Wattle and Daub
Wattle and daub was one of the earliest forms of building walls, dating from prehistoric times and it was still being used up until the twentieth century.
There was evidence of daub in the archaeological test pits dug in the village in 2013 and this was interesting as the findings (daub fragments) were closely associated with the locations of some of the manors in the village. Daub was found in all the Flambards pits except one. We think these may have been associated with Flambards Manor, but may be from a later building on the site. Daub was mentioned on the Flambards site in an earlier dig and identified as Medieval/Saxo-Norman.
There were also findings in the Meldreth Manor, Topcliffe Mill and Bury Farm (site of Veseys Manor) pits. It is difficult to date the findings as the soil is likely to have been disturbed over time and the context levels varied from Context 2, i.e. close to the surface (Meldreth Manor, Topcliffe Mill and Bury Farm) to Context 6 (pit six at Flambards Close and a second find in the Topcliffe Mill pit). The other pits where daub was identified were at the Primary School and 43 High Street.
There are oral accounts of children collecting wattle and daub on the Flambards site during school holidays and burning it.
It should not be assumed that properties using wattle and daub were not present at other test pit locations or elsewhere in the village in the past. Wattle and daub fragments may have been missed, deteriorated or may have been present in contexts not dug. Also the test pits only covered a very small part of the village.
A big advantage of wattle and daub is that it is strong, but also flexible so it can accommodate movement in the building. It also provides good insulation and dries well as the daub disperses the damp.
Wattle consisted of a lattice constructed from thin wooden branches (often hazel) or slats either wound or nailed horizontally between upright poles. It can be made of loose panels to form infill panels or made in situ to form the whole of a wall.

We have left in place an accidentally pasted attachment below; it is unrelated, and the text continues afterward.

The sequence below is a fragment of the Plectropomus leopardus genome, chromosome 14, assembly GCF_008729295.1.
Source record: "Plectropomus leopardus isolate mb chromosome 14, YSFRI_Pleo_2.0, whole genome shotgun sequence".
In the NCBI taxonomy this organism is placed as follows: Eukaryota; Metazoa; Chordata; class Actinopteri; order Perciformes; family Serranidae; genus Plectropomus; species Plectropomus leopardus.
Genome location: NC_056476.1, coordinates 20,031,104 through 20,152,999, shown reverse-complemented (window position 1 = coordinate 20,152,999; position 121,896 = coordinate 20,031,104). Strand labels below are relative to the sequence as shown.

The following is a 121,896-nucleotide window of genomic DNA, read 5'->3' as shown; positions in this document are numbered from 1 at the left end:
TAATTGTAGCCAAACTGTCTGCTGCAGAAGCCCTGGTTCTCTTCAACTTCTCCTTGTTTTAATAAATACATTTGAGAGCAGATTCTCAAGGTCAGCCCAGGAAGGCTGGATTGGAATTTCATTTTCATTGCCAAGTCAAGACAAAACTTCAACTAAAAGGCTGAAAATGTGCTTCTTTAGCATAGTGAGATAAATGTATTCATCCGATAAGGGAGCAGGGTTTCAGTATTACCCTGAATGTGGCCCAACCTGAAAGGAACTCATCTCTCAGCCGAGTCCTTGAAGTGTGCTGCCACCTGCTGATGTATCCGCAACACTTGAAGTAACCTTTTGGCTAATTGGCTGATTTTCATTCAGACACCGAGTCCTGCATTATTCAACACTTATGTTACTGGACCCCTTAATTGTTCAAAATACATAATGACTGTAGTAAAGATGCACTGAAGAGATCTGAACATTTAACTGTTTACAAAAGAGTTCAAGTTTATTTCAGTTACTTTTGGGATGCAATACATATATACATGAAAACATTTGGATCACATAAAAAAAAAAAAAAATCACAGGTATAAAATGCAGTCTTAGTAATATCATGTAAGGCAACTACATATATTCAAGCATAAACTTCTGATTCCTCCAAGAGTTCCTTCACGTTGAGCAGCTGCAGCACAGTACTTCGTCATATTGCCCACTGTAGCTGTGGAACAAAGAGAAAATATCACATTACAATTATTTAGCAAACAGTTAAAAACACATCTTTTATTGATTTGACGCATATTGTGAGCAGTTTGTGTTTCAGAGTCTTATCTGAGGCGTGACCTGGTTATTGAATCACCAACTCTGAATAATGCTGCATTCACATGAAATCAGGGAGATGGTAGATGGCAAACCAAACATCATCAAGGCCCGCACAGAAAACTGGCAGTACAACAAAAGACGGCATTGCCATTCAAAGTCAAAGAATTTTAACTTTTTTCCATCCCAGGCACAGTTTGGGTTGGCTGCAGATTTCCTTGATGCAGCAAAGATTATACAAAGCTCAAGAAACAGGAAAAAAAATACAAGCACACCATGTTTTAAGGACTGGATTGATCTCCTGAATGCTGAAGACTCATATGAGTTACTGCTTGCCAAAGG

The daub was then worked in a number of stages:
- Initially the clay material would be applied from both sides in balls
- When this layer was hardened (it could take 3-4 weeks to dry) it would then be scratched (keyed) and a limey plaster with the other ingredients would be applied
- Finally the wall was often whitewashed with a lime solution to prevent water damage. Sometimes it would have a decorated lime plaster, a process called pargetting. There is a small example at 113 North End: Jubilee Cottages (built 1882, although the pargetting may be later) and at Chiswick End.
- Limewash would be used because it acts as a mild disinfectant and biocide. It also aided maintenance as it fills small cracks.
Daub consisted of:
Binders: these hold the mix together. For instance clay, lime, chalk dust and limestone dust;
Aggregates: these bulk up the material and give it stability. For instance: earth, sand, crushed chalk and crushed stone. Salt may have been added to help the wall retain moisture;
Reinforcement: these hold the mix together. For example straw, hair, hay, dung or other fibrous materials. They also control shrinkage and provide flexibility. It is unclear why dung was an important constituent. One theory is that the lignin content (from plant cell walls) improves the stability and workability of a daub. The daub would be mixed by hand, or by treading – either by humans or animals.
There is a lot of additional information at:
Wattle and Daub by Paula Sunshine Shire Books. 2006 with instructions on how to make your own
http://www.theroundhouse.org website for a project building roundhouses